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Cessna 140

By Wikipedia,
the free encyclopedia,

http://en.wikipedia.org/wiki/Cessna_120

Cessna 140
&
Cessna 120
Role Light utility aircraft
Manufacturer Cessna Aircraft Company
Introduced 1946
Produced 1946-1950
Number built 7,664
Unit cost USD$3495 (Cessna 140 in 1946)[1]

The Cessna 120 and the Cessna 140 are single engine, two-seat, light general aviation aircraft that were first produced in 1946, immediately following the end of World War II. Production ended in 1950, and was later succeeded by the Cessna 150, a similar two-seat trainer which introduced a tricycle gear. Between the 120 and the 140, Cessna sold 7,664 airplanes in the five years that the aircraft were produced.

Development

Cessna 140

The Cessna 140 was originally equipped with an 85 or 90 horsepower (63 or 67 kW) Continental horizontally-opposed, aircooled, four-cylinder piston engine. This model has a metal fuselage and fabric wings with metal control surfaces. The larger Cessna 170 was essentially a four seat 140 with a more powerful engine.

Cessna 140A


Cessna 140A with the single wing strut
Cessna 140A with the single wing strut

1947 Cessna 120
1947 Cessna 120

The final variant of the Cessna 140 introduced in 1949 was the 140A which had a standard Continental C90 engine producing 90 hp (67 kW), aluminum covered wings and a single strut replacing the dual "V" struts and jury struts fitted on earlier models.

Cessna 120

The Cessna 120 was an economy version of the 140 produced at the same time. It had the same engine as the 140, but did not have wing flaps. The cabin "D" side windows and electrical system (radios, lights, battery and starter) were optional.

Modifications

Common modifications to the Cessna 120 and 140 include:

  • "Metalized" wings, where the fabric is replaced with sheet aluminum, eliminating the need to periodically replace the wing fabric.
  • The installation of landing gear extenders to reduce the tendency of the aircraft to nose-over on application of heavy braking.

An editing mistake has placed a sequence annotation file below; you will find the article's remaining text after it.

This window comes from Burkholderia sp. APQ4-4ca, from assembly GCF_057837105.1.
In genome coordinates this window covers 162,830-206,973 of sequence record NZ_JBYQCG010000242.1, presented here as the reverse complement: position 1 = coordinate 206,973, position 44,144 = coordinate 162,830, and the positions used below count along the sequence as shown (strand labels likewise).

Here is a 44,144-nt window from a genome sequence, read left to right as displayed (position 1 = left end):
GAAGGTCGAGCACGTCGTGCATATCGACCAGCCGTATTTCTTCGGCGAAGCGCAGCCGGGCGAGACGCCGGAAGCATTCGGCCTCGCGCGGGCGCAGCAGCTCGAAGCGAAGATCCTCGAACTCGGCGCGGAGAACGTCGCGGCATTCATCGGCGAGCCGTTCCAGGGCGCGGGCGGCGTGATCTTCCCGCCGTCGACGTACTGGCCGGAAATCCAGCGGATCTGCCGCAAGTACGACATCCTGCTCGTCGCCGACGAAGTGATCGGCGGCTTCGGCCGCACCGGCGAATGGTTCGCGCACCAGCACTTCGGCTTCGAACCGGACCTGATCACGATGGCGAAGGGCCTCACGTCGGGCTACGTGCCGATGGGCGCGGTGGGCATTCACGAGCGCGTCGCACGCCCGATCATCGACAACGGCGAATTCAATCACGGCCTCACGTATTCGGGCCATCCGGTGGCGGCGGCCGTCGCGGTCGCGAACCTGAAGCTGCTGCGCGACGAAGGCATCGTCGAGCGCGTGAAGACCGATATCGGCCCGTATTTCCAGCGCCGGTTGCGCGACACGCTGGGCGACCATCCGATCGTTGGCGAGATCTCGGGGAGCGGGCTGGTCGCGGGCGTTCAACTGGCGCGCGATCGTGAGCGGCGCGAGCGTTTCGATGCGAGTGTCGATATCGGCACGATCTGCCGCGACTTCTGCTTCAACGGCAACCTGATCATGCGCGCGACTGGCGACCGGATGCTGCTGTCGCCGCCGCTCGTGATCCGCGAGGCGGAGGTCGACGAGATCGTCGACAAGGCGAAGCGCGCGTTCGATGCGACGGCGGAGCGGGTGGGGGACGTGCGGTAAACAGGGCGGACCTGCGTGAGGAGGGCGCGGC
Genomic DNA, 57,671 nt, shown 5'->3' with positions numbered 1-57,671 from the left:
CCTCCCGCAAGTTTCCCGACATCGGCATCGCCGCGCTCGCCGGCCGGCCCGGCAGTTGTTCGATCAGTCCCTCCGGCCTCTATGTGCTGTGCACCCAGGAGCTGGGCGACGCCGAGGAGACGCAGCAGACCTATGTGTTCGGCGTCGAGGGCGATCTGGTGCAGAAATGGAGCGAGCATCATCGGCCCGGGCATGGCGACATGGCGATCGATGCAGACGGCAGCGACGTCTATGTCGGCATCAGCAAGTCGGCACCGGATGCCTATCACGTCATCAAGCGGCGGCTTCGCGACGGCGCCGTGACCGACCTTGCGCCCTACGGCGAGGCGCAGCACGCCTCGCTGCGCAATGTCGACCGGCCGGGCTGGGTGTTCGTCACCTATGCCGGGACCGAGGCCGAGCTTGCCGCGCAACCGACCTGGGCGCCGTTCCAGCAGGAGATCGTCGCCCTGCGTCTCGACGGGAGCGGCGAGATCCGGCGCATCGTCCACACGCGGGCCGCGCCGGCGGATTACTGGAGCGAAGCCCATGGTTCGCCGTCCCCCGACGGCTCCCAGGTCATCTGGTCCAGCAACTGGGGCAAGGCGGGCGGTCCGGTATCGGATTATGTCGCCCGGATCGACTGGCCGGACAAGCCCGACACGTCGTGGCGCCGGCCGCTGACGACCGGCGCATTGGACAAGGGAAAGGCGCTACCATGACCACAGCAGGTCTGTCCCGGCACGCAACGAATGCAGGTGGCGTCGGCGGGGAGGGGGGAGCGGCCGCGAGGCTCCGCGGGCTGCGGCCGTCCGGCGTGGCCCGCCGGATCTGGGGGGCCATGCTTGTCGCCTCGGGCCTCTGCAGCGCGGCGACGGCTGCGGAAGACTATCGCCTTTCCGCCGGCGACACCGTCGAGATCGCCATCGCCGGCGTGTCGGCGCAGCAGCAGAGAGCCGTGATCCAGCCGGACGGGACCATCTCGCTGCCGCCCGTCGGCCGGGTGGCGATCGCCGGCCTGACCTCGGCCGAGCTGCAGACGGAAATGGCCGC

• Installation of rear-cabin "D" side windows on 120s that were not originally so equipped; some pilots feel that the 120's visibility to the rear is inadequate without them.
  • Installation of electrical systems on 120s that were not originally so equipped, allowing owners to install an electric starter, more sophisticated avionics and/or lights for nighttime flying.

Type clubs

The Cessna 120 and 140 are supported by a number of Aircraft Type Clubs, including the International Cessna 120-140 Association and the Cessna Pilots Association.

Specifications (Cessna 140 & 120)

Reference: The Complete Guide to the Single-Engine Cessnas


A typical Cessna 140 cockpit.
A typical Cessna 140 cockpit.

1946 Cessna 140
1946 Cessna 140

General characteristics

  • Crew: one pilot
  • Capacity: one passenger
  • Length: 21 ft 6 in (6.6 m)
  • Wingspan: 33 ft 4 in (10.25 m)
  • Height: 6 ft 3 in (1.92 m)
  • Wing area: 159.3 ft² (15.1 m²)
  • Airfoil: NACA 2412
  • Empty weight: 770 lbs (Cessna 120) 890 lbs (Cessna 140) (349 kg (Cessna 120) 403 kg (Cessna 140))
  • Loaded weight: 1,450 lb (658 kg)
  • Useful load: 680 lbs (Cessna 120) 560 lbs (Cessna 140) (309 kg (Cessna 120) 255 kg (Cessna 140))
  • Max takeoff weight: 1,450 lb (658 kg)
  • Powerplant:Continental C85-12, 85 hp (63 kW)
  • Usable Fuel: 22 gals (2x 12.5 gal tanks)

Performance

  • Never exceed speed: 122 knots (140 mph)
  • Maximum speed: 109 knots (125 mph 203 km/h)
  • Cruise speed: 94 knots at 75% power (108 mph, 174 km/h at 75% power)
  • Stall speed: 39 knots (45 mph, 72 km/h)
  • Range: 395 nm at 55% power (455 mi, 732 km)
  • Service ceiling: 15,500 ft (4,700 m)
  • Rate of climb: 680 ft/min (209 m/min)
  • Wing loading: 8.68 lb/ft² (42.4 kg/m²)
  • Takeoff ground roll: 500 ft (154 m)
  • Landing ground roll: 230 ft (70 m)
  • Endurance: 3.8hrs at 65% power (with 1hr reserve)
  • Fuel consumption: 4.2 to 4.8 gph (55% to 75% power)

External links

See also

Related development

Comparable aircraft




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Published - July 2009














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